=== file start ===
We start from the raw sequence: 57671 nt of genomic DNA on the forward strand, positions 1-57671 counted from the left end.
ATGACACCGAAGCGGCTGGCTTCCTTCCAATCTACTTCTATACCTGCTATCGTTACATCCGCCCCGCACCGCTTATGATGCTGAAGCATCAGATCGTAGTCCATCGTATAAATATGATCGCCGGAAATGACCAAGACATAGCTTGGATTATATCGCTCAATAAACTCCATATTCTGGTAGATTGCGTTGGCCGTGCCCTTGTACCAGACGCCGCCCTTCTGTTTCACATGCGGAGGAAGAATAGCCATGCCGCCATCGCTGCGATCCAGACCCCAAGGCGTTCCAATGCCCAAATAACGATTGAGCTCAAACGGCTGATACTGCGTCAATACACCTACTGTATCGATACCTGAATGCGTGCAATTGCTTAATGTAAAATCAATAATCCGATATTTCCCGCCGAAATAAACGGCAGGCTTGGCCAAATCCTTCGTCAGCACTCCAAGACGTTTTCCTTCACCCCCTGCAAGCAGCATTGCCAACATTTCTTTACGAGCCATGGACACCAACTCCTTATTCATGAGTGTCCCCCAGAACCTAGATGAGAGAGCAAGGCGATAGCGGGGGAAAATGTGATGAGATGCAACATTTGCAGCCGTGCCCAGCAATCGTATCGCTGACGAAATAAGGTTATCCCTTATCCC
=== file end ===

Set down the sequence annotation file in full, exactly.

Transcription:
We start from the raw sequence: 57671 nt of genomic DNA on the forward strand, positions 1-57671 counted from the left end.
ATGACACCGAAGCGGCTGGCTTCCTTCCAATCTACTTCTATACCTGCTATCGTTACATCCGCCCCGCACCGCTTATGATGCTGAAGCATCAGATCGTAGTCCATCGTATAAATATGATCGCCGGAAATGACCAAGACATAGCTTGGATTATATCGCTCAATAAACTCCATATTCTGGTAGATTGCGTTGGCCGTGCCCTTGTACCAGACGCCGCCCTTCTGTTTCACATGCGGAGGAAGAATAGCCATGCCGCCATCGCTGCGATCCAGACCCCAAGGCGTTCCAATGCCCAAATAACGATTGAGCTCAAACGGCTGATACTGCGTCAATACACCTACTGTATCGATACCTGAATGCGTGCAATTGCTTAATGTAAAATCAATAATCCGATATTTCCCGCCGAAATAAACGGCAGGCTTGGCCAAATCCTTCGTCAGCACTCCAAGACGTTTTCCTTCACCCCCTGCAAGCAGCATTGCCAACATTTCTTTACGAGCCATGGACACCAACTCCTTATTCATGAGTGTCCCCCAGAACCTAGATGAGAGAGCAAGGCGATAGCGGGGGAAAATGTGATGAGATGCAACATTTGCAGCCGTGCCCAGCAATCGTATCGCTGACGAAATAAGGTTATCCCTTATCCC